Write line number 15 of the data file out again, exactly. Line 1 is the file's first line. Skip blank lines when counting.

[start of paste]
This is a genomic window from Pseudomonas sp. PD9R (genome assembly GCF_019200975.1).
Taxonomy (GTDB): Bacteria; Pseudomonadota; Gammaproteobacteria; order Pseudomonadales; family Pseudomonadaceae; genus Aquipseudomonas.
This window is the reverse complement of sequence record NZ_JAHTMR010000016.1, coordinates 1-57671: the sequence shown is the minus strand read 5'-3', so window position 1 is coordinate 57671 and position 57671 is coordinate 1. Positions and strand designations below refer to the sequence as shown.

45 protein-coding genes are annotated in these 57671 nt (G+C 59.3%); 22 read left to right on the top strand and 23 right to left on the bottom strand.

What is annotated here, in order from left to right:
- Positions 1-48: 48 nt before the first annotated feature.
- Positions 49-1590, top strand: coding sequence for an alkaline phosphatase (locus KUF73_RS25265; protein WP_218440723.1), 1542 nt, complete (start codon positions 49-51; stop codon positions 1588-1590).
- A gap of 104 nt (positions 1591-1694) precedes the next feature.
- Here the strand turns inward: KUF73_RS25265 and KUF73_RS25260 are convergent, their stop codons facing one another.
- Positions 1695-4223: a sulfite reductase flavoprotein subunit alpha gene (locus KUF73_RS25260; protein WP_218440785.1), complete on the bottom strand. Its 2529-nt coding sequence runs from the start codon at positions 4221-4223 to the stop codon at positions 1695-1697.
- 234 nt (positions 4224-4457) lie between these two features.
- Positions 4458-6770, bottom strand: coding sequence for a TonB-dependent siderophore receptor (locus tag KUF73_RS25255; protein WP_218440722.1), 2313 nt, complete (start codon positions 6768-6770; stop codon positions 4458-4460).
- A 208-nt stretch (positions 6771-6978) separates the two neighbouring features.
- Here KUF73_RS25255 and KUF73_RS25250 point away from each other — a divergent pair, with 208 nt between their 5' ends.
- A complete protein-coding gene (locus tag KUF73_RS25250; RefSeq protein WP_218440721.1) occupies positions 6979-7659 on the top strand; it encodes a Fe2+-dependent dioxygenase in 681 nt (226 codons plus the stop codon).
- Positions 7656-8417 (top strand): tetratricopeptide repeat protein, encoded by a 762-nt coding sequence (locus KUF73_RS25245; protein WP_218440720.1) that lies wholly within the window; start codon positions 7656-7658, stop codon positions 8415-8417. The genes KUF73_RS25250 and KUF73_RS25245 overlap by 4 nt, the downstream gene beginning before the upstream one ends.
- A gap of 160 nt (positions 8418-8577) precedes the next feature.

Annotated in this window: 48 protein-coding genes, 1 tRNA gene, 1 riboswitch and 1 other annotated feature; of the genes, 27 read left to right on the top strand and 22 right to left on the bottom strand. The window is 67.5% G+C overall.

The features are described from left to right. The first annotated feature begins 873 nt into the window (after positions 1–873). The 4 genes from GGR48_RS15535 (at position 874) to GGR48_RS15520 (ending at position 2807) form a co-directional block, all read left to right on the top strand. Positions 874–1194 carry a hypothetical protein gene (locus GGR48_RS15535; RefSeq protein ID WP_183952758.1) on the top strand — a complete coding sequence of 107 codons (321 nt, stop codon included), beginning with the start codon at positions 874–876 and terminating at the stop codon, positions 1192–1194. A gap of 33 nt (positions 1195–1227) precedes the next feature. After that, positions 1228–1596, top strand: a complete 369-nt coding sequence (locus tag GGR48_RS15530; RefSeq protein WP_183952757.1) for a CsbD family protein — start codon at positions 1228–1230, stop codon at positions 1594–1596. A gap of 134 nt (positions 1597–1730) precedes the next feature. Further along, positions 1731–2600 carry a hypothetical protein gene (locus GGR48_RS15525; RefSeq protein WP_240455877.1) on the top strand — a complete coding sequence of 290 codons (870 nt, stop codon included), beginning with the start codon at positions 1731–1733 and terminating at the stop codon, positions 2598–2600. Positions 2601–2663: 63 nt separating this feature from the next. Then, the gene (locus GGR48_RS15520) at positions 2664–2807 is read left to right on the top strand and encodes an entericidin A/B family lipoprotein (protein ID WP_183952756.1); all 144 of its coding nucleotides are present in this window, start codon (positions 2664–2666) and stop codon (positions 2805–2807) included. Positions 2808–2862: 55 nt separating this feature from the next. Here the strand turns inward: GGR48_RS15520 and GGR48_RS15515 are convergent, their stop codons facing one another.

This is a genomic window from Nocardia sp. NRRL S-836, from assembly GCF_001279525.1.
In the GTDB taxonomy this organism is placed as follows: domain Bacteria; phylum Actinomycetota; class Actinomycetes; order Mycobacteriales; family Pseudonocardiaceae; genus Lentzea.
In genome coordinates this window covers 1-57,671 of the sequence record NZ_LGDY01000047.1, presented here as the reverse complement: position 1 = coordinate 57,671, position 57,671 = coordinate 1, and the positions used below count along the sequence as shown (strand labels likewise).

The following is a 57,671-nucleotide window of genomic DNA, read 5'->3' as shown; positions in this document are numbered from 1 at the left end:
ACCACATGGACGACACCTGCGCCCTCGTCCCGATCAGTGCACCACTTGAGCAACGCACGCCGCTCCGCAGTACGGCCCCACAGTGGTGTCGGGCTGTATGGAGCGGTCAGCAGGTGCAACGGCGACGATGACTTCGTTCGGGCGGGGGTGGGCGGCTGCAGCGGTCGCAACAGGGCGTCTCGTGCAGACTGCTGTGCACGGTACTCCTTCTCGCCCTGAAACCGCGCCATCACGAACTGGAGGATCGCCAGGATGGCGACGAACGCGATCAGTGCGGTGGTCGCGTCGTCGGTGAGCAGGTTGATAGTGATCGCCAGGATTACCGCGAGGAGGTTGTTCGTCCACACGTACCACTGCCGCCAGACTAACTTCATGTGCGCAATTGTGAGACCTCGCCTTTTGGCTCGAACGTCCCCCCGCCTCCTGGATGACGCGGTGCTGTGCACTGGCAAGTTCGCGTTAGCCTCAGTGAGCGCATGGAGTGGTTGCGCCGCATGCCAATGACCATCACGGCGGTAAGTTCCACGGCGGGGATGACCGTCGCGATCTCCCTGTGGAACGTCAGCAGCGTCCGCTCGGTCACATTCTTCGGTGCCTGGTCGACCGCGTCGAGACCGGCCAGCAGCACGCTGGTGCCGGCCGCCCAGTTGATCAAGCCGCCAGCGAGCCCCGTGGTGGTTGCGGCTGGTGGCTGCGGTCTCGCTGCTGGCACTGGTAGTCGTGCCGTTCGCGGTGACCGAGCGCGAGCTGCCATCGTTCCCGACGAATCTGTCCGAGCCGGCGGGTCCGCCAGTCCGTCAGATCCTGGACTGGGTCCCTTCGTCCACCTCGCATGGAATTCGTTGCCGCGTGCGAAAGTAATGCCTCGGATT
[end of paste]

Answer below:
- A complete protein-coding gene (locus tag KUF73_RS25250; RefSeq protein WP_218440721.1) occupies positions 6979-7659 on the top strand; it encodes a Fe2+-dependent dioxygenase in 681 nt (226 codons plus the stop codon).